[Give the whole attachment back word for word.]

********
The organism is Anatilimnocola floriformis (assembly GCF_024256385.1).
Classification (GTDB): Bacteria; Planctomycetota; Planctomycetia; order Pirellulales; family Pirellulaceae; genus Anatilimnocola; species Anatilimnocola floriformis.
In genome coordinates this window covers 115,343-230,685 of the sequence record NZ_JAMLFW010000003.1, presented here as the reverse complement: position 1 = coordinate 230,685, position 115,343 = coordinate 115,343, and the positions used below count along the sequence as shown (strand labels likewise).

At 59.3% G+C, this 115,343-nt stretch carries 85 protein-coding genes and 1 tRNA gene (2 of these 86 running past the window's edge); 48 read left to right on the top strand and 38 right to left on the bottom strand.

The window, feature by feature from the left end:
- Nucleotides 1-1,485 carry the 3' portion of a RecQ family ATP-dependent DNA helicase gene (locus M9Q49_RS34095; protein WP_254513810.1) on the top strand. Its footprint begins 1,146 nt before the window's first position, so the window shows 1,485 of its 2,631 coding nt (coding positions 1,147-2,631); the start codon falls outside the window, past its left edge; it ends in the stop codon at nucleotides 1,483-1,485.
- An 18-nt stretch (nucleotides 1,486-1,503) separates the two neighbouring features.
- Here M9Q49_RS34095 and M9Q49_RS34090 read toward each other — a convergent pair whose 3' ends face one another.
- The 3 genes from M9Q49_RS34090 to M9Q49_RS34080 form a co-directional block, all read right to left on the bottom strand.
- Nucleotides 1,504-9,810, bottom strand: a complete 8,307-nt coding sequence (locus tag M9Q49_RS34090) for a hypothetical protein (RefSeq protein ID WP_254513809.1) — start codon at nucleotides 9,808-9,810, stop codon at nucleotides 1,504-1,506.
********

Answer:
The organism is Anatilimnocola floriformis (assembly GCF_024256385.1).
Classification (GTDB): Bacteria; Planctomycetota; Planctomycetia; order Pirellulales; family Pirellulaceae; genus Anatilimnocola; species Anatilimnocola floriformis.
In genome coordinates this window covers 115,343-230,685 of the sequence record NZ_JAMLFW010000003.1, presented here as the reverse complement: position 1 = coordinate 230,685, position 115,343 = coordinate 115,343, and the positions used below count along the sequence as shown (strand labels likewise).

At 59.3% G+C, this 115,343-nt stretch carries 85 protein-coding genes and 1 tRNA gene (2 of these 86 running past the window's edge); 48 read left to right on the top strand and 38 right to left on the bottom strand.

The window, feature by feature from the left end:
- Nucleotides 1-1,485 carry the 3' portion of a RecQ family ATP-dependent DNA helicase gene (locus M9Q49_RS34095; protein WP_254513810.1) on the top strand. Its footprint begins 1,146 nt before the window's first position, so the window shows 1,485 of its 2,631 coding nt (coding positions 1,147-2,631); the start codon falls outside the window, past its left edge; it ends in the stop codon at nucleotides 1,483-1,485.
- An 18-nt stretch (nucleotides 1,486-1,503) separates the two neighbouring features.
- Here M9Q49_RS34095 and M9Q49_RS34090 read toward each other — a convergent pair whose 3' ends face one another.
- The 3 genes from M9Q49_RS34090 to M9Q49_RS34080 form a co-directional block, all read right to left on the bottom strand.
- Nucleotides 1,504-9,810, bottom strand: a complete 8,307-nt coding sequence (locus tag M9Q49_RS34090) for a hypothetical protein (RefSeq protein ID WP_254513809.1) — start codon at nucleotides 9,808-9,810, stop codon at nucleotides 1,504-1,506.